Our mission is to protect the habitat of Puget Sound tidelands from the underregulated expansion of new and intensive shellfish aquaculture methods. These methods were never anticipated when the Shoreline Management Act was passed. They are transforming the natural tideland ecosystems in Puget Sound and are resulting in a fractured shoreline habitat. In South Puget Sound much of this has been done with few if any meaningful shoreline permits and with limited public input. It is exactly what the Shoreline Management Act was intended to prevent.

Get involved and contact your elected officials to let them you do not support aquaculture's industrial transformation of Puget Sound's tidelands.

Governor Inslee:

Friday, October 20, 2017

Pesticide Support from Willapa Bay Shellfish Growers: "No other way."

Shellfish growers testify 
there is no other alternative to
spraying pesticides on 
Willapa Bay shellfish beds.

Willapa Bay's public water are more than something to grow oysters in.
"My great great great grand father helped drive Willapa Bay's native population of Olympia oysters to near extinction. Let me help destroy the rest of the native species by spraying pesticides onto the shellfish beds." And pretend to be growing oysters in "pristine waters". Then wonder why nobody wants to buy shellfish grown in Willapa Bay.

Companies die when people are lazy
and unable to adapt to the changing environment.
It's time for these old timers to step aside.

It's not a vacation, it's a business, and you have to adapt to succeed.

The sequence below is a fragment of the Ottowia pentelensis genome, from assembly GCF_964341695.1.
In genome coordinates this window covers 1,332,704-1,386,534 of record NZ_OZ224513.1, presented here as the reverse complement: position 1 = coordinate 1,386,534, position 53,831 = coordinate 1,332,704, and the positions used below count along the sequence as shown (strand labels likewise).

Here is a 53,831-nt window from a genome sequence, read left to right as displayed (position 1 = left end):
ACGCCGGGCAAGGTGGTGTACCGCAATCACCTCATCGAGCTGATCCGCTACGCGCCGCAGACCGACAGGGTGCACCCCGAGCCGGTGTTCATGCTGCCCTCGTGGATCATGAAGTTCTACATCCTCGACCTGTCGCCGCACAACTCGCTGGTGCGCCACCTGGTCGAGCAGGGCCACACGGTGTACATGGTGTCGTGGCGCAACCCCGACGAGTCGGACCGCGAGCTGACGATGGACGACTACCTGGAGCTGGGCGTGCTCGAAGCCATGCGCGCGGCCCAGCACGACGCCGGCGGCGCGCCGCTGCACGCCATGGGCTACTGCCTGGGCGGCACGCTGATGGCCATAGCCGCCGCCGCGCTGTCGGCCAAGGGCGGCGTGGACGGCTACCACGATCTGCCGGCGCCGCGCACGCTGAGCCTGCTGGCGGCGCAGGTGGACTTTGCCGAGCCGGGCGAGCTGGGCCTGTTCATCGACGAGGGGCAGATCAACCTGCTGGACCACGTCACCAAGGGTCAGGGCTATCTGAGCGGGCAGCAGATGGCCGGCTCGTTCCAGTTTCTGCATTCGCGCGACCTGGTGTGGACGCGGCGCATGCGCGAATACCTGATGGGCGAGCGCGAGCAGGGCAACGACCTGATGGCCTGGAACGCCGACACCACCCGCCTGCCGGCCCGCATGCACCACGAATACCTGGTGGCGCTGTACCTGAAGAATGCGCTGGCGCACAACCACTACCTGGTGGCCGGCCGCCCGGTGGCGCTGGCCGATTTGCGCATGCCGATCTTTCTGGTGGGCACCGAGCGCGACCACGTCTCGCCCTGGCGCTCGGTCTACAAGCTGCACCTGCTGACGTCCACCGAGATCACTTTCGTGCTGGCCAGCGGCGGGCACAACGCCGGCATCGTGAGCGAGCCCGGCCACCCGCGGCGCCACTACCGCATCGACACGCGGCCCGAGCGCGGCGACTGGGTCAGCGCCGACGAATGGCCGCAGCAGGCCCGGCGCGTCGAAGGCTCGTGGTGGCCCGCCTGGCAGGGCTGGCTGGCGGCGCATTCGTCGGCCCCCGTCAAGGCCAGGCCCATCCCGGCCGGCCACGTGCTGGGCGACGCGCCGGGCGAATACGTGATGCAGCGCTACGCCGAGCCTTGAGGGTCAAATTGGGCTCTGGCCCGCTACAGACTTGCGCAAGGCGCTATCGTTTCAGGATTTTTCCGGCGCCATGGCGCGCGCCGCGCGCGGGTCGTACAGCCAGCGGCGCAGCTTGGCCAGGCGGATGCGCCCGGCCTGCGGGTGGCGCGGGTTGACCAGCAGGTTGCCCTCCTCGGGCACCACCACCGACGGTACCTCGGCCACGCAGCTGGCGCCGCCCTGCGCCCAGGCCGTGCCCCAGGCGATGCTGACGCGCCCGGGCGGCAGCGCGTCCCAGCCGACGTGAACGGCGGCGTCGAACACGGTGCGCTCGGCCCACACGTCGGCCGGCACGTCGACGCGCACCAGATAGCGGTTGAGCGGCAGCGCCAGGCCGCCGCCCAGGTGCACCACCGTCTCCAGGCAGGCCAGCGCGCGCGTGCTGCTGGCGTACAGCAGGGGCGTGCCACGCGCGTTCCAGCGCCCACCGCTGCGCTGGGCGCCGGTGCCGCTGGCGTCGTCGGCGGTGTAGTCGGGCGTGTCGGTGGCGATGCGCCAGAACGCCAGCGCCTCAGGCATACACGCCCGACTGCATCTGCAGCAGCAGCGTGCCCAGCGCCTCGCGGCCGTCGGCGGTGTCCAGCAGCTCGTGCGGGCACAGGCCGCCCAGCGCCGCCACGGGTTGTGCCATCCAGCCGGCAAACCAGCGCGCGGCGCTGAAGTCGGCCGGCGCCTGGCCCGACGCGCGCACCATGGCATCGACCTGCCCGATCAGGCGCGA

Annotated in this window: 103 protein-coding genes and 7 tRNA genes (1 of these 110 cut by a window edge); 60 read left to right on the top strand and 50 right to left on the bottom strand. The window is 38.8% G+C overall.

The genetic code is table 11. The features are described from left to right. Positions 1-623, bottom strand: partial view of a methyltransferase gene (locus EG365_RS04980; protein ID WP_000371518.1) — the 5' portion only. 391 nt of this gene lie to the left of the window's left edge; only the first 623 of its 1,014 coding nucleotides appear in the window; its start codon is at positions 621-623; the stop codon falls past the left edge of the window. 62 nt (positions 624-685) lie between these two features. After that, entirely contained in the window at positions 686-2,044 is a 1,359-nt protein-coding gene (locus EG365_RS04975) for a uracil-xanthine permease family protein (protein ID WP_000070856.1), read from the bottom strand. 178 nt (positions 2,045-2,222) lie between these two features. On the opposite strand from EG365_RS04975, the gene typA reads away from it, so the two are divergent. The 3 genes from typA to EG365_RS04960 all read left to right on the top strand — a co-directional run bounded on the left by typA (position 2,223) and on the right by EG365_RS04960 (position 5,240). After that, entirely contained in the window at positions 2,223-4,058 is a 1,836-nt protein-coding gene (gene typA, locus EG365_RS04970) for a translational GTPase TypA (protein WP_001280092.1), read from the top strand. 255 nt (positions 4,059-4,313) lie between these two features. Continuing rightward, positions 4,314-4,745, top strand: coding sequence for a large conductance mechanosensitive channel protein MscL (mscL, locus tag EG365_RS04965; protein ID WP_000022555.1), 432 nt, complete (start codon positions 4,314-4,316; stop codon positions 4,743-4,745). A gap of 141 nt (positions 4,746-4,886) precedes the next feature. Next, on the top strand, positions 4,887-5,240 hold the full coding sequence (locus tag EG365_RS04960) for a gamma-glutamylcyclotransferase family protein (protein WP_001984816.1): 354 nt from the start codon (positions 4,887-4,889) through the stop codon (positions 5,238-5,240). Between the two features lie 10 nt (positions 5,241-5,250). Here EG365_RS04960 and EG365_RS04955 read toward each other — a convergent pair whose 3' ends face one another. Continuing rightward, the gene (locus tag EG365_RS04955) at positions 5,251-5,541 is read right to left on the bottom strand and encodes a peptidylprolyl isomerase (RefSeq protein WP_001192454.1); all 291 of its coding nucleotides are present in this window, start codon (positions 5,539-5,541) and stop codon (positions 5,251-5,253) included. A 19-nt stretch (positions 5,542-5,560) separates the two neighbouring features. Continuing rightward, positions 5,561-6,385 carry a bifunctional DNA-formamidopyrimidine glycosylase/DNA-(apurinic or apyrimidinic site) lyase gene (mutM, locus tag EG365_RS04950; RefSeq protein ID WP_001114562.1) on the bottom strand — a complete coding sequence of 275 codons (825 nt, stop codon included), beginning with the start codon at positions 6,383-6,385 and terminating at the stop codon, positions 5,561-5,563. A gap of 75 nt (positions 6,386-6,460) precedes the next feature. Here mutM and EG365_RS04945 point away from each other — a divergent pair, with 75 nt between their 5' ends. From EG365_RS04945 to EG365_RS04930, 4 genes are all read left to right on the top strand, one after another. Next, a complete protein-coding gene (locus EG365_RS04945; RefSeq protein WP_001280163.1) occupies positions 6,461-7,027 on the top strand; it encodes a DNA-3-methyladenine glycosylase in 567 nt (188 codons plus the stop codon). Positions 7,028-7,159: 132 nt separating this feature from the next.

Willapa Bay shellfish growers are blinded by their belief they are unable to adapt to a changing environment and that it is the environment they must change. Old timers say this is the way we are going to do it because there is no other way. It's time for the old timers to take their blinders off and adapt, or step aside. Willapa Bay's ecosystem is not theirs to destroy because it's easier to make a profit that way.

If you can build this 
you can learn how to grow oysters
with other methods.

Times in Willapa Bay are changing.
The waters around you have grown.
Better start swimming 
or you'll sink like a stone.

Get involved. Tell DOE they do not have enough studies to support putting Imidacloprid on Willapa Bay shellfish beds and in the public's waters.
The Department of Ecology is accepting comments on its draft supplemental EIS until November 1. You may submit comments here:
You may read the DSEIS here:
You may hear the October 10 hearing here:

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